Old Chinguetti’s Mosque

I only made it up to Chinguetti once or twice a year. This one of the old town’s mosque is from January 2016 when my mother-in-law came to visit. Our friend, a popular Mauritanian tour guide, organized a camping trip. It was also the first and only time we saw Ouadane. Unfortunately time never allowed us to go as far as Oualata.

Rethinking Mauritania Policy Over Human Rights Abuses

After some deliberation, I’m moving links off of the main page. While I have added a menu option for links that is more prominent and they will still appear in the RSS feed, I removed them for a couple reasons. They are usually not directly related to the photos or journal posts and they are often extended quotes with a bit of my own commentary.

But that won’t stop me from sharing what I read. With reduced time in the my own vampire castle, I prefer the open spaces of the independent web even more.

I might occasionally bundle some diverse links together without any relation to each other, which is pretty in-character for me. But not today.

Amandla Thomas-Johnson, a Dakar-based journalist for Middle East Eye, is very reliable for Mauritania news in English. His piece about five Republican congressmen’s letter to the Secretary of State Pompeo warning of the human rights situation could be a good place to start for people unfamiliar to the country’s issues.

These efforts to lobby what are two of the country’s most stalwart allies come as Mauritanian activists make renewed calls for the government to address racial injustices amid a global groundswell of Black Lives Matter protests.

Mauritania is a key ally for the United States in its ’war on terror’ and hosts the second-largest diaspora community for Mauritanians, despite Trump’s ICE going after some of them.

Mauritania has a deep racism problem embedded into the fabric of society, so much so that even well-meaning people who are not subjected to second-class citizenship often fail to see the problem. Does this remind you of another country? I should hope so.

The congressmen’s letter said: “Mauritania has a long history of hereditary slavery based on ethnic and racial discrimination against Black Mauritanians.” The country formally abolished the practice in 1981 but criminalised it only in 2007, and in 2018 the Global Slavery Index estimated that 90,000 people in Mauritania were living under modern slavery.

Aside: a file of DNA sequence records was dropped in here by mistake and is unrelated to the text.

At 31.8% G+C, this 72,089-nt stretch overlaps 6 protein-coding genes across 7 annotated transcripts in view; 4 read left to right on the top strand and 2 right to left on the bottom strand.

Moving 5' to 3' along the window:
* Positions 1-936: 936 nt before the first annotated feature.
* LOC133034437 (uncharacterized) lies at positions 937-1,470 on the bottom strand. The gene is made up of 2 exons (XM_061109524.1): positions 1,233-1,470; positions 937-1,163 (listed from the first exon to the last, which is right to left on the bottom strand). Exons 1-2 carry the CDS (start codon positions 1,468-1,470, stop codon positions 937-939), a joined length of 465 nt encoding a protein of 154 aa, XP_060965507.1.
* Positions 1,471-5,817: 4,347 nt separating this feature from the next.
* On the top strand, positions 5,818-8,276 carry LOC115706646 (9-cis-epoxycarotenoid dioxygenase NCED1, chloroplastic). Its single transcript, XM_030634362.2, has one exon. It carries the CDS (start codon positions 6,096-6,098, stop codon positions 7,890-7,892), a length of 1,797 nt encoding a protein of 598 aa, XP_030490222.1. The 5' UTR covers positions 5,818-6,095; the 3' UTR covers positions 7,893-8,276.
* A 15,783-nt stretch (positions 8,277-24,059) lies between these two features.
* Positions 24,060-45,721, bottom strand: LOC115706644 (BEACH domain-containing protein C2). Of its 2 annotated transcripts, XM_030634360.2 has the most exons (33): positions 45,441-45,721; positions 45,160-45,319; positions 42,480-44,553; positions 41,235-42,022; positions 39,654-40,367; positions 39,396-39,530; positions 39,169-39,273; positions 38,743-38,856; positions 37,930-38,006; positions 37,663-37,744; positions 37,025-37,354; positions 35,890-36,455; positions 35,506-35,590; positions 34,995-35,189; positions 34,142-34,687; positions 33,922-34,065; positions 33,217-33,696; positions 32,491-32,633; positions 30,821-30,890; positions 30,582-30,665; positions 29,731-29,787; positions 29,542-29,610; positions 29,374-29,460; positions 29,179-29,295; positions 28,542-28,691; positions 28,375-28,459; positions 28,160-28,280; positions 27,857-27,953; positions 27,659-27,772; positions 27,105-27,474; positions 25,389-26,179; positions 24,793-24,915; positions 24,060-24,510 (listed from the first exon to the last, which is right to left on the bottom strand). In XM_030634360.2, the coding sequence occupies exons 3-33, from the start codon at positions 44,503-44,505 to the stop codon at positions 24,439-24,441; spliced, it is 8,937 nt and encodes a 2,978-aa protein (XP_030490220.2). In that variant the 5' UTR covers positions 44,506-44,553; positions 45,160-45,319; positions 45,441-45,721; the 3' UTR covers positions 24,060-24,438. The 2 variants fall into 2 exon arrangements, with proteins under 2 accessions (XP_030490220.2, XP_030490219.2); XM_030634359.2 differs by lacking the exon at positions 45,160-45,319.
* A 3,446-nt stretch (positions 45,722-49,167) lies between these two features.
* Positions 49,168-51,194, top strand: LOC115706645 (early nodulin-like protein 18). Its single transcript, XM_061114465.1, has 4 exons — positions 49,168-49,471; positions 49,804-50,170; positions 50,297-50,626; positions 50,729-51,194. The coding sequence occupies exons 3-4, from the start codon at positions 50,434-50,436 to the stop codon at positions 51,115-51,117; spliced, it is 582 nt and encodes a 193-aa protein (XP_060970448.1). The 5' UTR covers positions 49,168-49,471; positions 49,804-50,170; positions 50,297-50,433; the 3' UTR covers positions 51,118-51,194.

On top of the vestiges of slavery that does not look like the chattel plantation slavery system of the America, Mauritania

The congressmen also criticised the lack of accountability for purges by state forces of Black African Mauritanians between 1989-1991, in which tens of thousands – about eight percent of the community – were deported or forced to flee to neighbouring countries. “Mauritania has not provided accountability for mass murders, repression and unwarranted deportations,” their letter said.

Most of those purged from the country were subsistence farmers working on the little arable land Mauritania has, which lies along the Senegal River valley in the south. Others were intellectuals, businesspeople and professionals, members of the thriving urban elites who were pushed out as the government pursued a sectarian Arab-nationalist ideology.

Black Africans make up about a third of the country’s population, as do Arab-Berbers, the dominant group. Haratin, the Black descendants of slaves once owned by Arab-Berbers, account for the rest.

Despite the violence, a law was passed to shield the perpetrators from justice and an amnesty was granted to the security forces involved.

Mauritania has been described as the other apartheid for its treatment of Afro-Mauritanians. As many in the the United States wake up to our own failings, it’s a small but positive step that some in Congress, from the own president’s party no less, are speaking up.

Khaïma

This photo is from 2015. It’s of a khaïma, a Mauritanian tent, that Patricia and I would use to go camping on the weekends outside Nouakchott. This spot is about 100 km north and has a beautiful dune right next to the ocean. I’m unsure of when I’ll be able to return.

Six Seventy Four

It has been almost two years since leaving my life in Mauritania. Since then, my wife and I attended my brother’s wedding in California, backpacked for a year from Mexico to Peru, spent the summer visiting family and friends in the United States, took a road trip with a Prius and a tent from California to Oklahoma and back, wintered outside Madrid, bought and converted a campervan, and took two three-week trips before finally reaching in Cologne yesterday. We had been planning this move for months but we wanted to wait for the winter. And the extra months in Spain gave me the opportunity to really improve my Spanish comprehension.

And now, a new chapter emerges; living in a city, navigating life in a new language, project-based work with friends, and another region to explore.